It is too often now
that I think how rare
the silent night, free
of wailing sirens,
lads kicking dustbins
down the road for fun.
How many of those meek few
who keep the silence in-
between? In chippies,
They know the fragility,
of quietness, those who
cup silence like an old
mouse, a downed sparrow,
and keep it close
to their chests.
After the war ended,
they celebrated here
for three days straight.
Sole prints and heel pinpoints
still mark the floor in wild
constellations of jazz and swing.
That night, seventy years later,
watching a moving mass of youth
dance to drum and bass, I saw it,
somewhere in the midst
of it all. The flash of wingtips,
the twirl of a petticoat,
like curtains closing on that
world of war when you danced
for love of life and nothing else.
We walked the farthest we could go
from cars and houses and factories
and grey clouds and rising smoke
to a field, boxed in bush, laid a perfect green.
In our new habit, a fresh routine, we sat
huddled in a copse, breathed in with our eyes closed
this quiet place of untouched, uncaged air
of an unbroken world, untapped and remote,
with not a soul to see for miles and miles.
But I could still hear it, working at the crooks
and cracks of my mind: the harsh waves,
their foam and welter against the rock,
fierce at the build thousands of years old.
It takes a while, I know, but it’s eroding away,
carrying grain and granule in each relentless wave.
A disperse of feathers spiralled to the carpet
as the pigeon flew from one side
of the living room to the other, trying to find an exit.
To the bookcase, to the mirror,
to the picture frame, failing to find the gap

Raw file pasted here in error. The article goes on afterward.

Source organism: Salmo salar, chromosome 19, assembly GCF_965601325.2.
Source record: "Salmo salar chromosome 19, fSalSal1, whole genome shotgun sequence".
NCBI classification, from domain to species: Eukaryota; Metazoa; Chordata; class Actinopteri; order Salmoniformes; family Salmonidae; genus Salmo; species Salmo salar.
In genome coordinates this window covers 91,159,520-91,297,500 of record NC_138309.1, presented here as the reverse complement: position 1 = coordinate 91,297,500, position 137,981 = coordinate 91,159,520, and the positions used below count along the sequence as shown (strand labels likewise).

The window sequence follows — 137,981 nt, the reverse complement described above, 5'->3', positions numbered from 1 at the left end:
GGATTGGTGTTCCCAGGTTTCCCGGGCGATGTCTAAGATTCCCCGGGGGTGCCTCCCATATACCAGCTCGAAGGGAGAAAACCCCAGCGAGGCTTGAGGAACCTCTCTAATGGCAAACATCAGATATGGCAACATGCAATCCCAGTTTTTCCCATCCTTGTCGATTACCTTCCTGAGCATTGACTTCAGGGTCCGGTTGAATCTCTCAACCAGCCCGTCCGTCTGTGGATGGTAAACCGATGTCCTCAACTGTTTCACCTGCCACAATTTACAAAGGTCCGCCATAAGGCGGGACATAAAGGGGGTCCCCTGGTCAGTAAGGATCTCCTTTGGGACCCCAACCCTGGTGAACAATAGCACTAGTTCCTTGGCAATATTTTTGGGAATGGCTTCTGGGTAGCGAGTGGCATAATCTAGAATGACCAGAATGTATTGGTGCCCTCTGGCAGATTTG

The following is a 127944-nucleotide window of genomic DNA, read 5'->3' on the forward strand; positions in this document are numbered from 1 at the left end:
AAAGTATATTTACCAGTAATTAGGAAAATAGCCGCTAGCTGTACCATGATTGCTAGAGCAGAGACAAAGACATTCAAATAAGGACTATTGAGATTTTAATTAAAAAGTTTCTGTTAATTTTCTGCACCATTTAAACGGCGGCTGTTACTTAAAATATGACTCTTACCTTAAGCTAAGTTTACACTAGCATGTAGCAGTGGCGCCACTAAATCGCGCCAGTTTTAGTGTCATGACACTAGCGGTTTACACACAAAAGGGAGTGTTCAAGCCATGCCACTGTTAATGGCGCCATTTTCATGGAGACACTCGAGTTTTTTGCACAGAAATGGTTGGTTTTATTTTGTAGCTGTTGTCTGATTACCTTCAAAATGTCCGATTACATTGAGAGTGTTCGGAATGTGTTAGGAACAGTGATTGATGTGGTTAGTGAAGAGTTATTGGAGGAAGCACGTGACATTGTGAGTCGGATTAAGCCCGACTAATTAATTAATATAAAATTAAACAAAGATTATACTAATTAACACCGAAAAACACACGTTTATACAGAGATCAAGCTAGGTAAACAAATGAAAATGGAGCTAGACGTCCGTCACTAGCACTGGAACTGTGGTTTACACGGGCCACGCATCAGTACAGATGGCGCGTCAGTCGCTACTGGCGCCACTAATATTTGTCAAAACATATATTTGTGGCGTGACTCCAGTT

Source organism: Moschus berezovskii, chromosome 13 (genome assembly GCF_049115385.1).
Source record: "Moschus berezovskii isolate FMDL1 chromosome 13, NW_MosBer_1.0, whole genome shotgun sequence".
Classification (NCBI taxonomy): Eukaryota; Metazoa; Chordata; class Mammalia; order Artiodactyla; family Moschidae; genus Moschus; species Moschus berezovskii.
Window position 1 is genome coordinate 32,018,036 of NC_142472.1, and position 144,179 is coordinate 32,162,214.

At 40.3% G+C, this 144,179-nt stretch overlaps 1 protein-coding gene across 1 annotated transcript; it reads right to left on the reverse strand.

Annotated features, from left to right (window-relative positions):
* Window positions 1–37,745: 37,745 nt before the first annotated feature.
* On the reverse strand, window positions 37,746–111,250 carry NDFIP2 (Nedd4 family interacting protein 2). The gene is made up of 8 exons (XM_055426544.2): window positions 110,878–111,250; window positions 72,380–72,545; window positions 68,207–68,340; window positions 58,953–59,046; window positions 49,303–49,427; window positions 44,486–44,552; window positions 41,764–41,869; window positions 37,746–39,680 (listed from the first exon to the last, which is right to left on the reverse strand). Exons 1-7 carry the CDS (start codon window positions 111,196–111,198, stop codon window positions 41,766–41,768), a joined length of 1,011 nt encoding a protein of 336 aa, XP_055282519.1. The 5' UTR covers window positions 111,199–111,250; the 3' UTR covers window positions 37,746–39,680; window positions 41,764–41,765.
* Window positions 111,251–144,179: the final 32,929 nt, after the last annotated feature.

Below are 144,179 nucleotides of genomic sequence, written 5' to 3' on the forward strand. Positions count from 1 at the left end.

in the window from whence it came.
No blanket we threw or bin bag we swept
could swallow the bird, beating fast
as the shadows closed upon it’s head.
out from beneath
And so we began to eliminate the light.
Switch off the lamp, the computer screen,
cloak the mirror, kill the television.
Allow only sunlight to spread through,
to runway the carpet to the window.
Shut the door.
The muffled applause of fluttering wings
grew distant as the pigeon was drawn to the afternoon sun
and the warmth that came with it.
I’m not quite sure what cage has captured you,
or what trouble has shrouded your mind,
but I’ve seen sometimes it’s only in the darkness
that we can see the guiding light.
A thank you to The Drabble for sharing Starlings and to the kind readers.
It took an entire summer of peer persuasion
to crawl under that fence after dark and tread
the forbidden land of the bowling green.
Our new black trainers, bought for sports in school,
marked the grass in aggressive curves and streaks
as we scampered from one end to the other
in relish of childhood anarchy.
I returned in the light of the next morning,
pretending to chase an escaping tennis ball,
and I scrubbed those stains the best I could,
with the edge of my hand,
my sleeve on the butt of my palm.
Black stain on the bowling green, I remember you.
Beyond our little waxing moon
you’ll find the black holes,
the milky, marble nebulae,
the restless tumbling spores,
rich, rolling clouds that fold
and envelope upon themselves.
This is where the wild meteors roam,
and the comets carve and landscape
the black fabric of the unknown,
where the sandy specks collide
in waltzing gestures, drunk they kiss
and part and kiss again
backdropped by stellar spirals
tinselled with dust,
the back streets to demoted planets.
It gently stirs beneath the surface,
in the cinema sky,
in the cusp of your spoon.
Look up. This could be the warping lens
to another world, a scope far too big
for our breadth or thought.
Otherwise, look down.
You’ll see it’s all contained
in a bowl of miso soup.